The backers of the “Heathrow Hub” rival Heathrow expansion scheme are considering legal action against the Government in the wake of the airport’s move to propose potential revisions to its plans. Heathrow Hub, fronted by former Concorde pilot Jock Lowe, has criticised the Government for allowing Heathrow to now consult on new ideas for its 3rd runway because this could change the eventual scheme from what was originally submitted and considered by the Airports Commission. Heathrow’s consultation (started 17th Jan, ends 28th March) is considering 3 different runway options, two of them for a 3,200 metres and one at 3,500 metres, slightly differently sited. This is in spite of the Government’s own documents on the expansion stipulating the need for a runway of “at least 3,500 metres”. Heathrow has to try to keep costs down, as its airlines are bitterly opposed to the cost of its proposals. The consultation also outlined potential plans for how to deal with the runway crossing the M25 motorway. Heathrow Hub said if it did launch legal proceedings, it would aim to get the money it spent submitting its proposals for expansion to the Government refunded. Heathrow airport said it thought that “providing some flexibility on the specification of the precise runway length would not undermine the NPS and its objectives”.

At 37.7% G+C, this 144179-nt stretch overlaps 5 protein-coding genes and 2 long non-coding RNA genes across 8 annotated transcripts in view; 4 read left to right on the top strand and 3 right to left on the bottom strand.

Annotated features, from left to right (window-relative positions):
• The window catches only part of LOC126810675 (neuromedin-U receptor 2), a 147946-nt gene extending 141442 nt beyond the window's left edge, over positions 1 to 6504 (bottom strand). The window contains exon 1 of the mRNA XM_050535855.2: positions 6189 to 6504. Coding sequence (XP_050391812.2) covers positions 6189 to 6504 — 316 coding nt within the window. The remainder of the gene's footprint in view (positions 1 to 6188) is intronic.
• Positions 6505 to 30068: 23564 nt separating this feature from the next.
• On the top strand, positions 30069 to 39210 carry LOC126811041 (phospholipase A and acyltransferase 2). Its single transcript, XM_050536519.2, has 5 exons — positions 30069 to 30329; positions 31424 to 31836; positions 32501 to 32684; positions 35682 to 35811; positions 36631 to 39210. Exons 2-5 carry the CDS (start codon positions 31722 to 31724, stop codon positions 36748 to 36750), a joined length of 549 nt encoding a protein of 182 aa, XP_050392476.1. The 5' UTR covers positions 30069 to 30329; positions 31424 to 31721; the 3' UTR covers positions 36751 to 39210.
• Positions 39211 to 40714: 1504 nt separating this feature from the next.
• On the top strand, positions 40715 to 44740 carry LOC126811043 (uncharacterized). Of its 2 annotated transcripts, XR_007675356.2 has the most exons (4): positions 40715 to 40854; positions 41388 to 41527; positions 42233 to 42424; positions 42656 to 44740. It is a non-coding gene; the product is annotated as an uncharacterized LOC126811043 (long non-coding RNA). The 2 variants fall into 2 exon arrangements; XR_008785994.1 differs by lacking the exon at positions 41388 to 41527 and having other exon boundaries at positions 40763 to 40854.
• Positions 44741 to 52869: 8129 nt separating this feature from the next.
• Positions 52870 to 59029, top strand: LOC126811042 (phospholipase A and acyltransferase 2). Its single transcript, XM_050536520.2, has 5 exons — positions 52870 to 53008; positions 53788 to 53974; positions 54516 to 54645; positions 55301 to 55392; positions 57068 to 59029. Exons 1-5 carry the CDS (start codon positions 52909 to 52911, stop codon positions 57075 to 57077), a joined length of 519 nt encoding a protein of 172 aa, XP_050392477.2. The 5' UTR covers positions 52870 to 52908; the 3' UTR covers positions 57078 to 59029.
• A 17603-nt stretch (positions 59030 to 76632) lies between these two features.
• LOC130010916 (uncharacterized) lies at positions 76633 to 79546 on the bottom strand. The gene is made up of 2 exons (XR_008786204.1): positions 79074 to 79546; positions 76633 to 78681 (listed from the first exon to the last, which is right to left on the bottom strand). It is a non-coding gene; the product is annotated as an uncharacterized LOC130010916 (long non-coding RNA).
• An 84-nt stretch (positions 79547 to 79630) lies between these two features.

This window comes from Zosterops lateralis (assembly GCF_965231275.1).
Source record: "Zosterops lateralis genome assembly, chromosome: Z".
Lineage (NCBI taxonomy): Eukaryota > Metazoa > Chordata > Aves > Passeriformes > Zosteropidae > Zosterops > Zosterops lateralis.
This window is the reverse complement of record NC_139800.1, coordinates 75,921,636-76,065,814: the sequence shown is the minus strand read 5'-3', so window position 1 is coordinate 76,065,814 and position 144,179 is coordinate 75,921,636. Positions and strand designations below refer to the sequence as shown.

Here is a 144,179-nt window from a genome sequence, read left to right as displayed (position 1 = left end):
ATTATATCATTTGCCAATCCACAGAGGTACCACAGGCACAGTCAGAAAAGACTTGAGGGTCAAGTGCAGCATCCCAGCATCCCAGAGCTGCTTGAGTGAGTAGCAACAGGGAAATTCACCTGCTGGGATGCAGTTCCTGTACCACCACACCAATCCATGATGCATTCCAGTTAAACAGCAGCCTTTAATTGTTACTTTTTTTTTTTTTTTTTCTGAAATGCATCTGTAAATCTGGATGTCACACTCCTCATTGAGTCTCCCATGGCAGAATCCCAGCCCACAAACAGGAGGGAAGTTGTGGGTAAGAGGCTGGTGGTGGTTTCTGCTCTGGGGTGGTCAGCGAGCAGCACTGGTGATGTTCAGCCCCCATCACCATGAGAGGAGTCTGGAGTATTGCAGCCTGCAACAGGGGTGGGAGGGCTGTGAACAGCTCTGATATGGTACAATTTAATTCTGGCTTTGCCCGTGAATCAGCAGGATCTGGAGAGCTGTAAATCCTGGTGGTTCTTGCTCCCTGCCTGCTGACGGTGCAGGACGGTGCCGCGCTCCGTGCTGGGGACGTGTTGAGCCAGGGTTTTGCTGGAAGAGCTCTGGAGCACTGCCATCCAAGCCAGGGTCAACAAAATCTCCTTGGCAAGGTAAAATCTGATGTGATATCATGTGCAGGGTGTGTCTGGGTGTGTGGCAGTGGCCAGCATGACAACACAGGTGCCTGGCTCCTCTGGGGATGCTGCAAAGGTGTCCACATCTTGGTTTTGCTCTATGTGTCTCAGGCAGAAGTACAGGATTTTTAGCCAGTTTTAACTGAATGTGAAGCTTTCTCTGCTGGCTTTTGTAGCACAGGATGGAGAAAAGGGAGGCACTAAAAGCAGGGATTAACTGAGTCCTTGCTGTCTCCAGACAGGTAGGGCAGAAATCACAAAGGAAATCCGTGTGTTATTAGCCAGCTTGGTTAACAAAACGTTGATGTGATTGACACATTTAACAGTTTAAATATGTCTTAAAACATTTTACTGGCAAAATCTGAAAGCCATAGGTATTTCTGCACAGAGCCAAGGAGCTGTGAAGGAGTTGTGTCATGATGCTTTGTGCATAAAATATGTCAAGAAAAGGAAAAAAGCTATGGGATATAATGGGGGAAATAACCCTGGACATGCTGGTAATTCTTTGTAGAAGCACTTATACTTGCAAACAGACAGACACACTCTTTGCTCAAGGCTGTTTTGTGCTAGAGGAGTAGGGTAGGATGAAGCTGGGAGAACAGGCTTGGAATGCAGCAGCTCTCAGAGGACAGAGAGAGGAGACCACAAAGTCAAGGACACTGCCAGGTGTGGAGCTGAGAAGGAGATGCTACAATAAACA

Councils badly affected by Heathrow noise say 3rd runway could mean even more night flights than now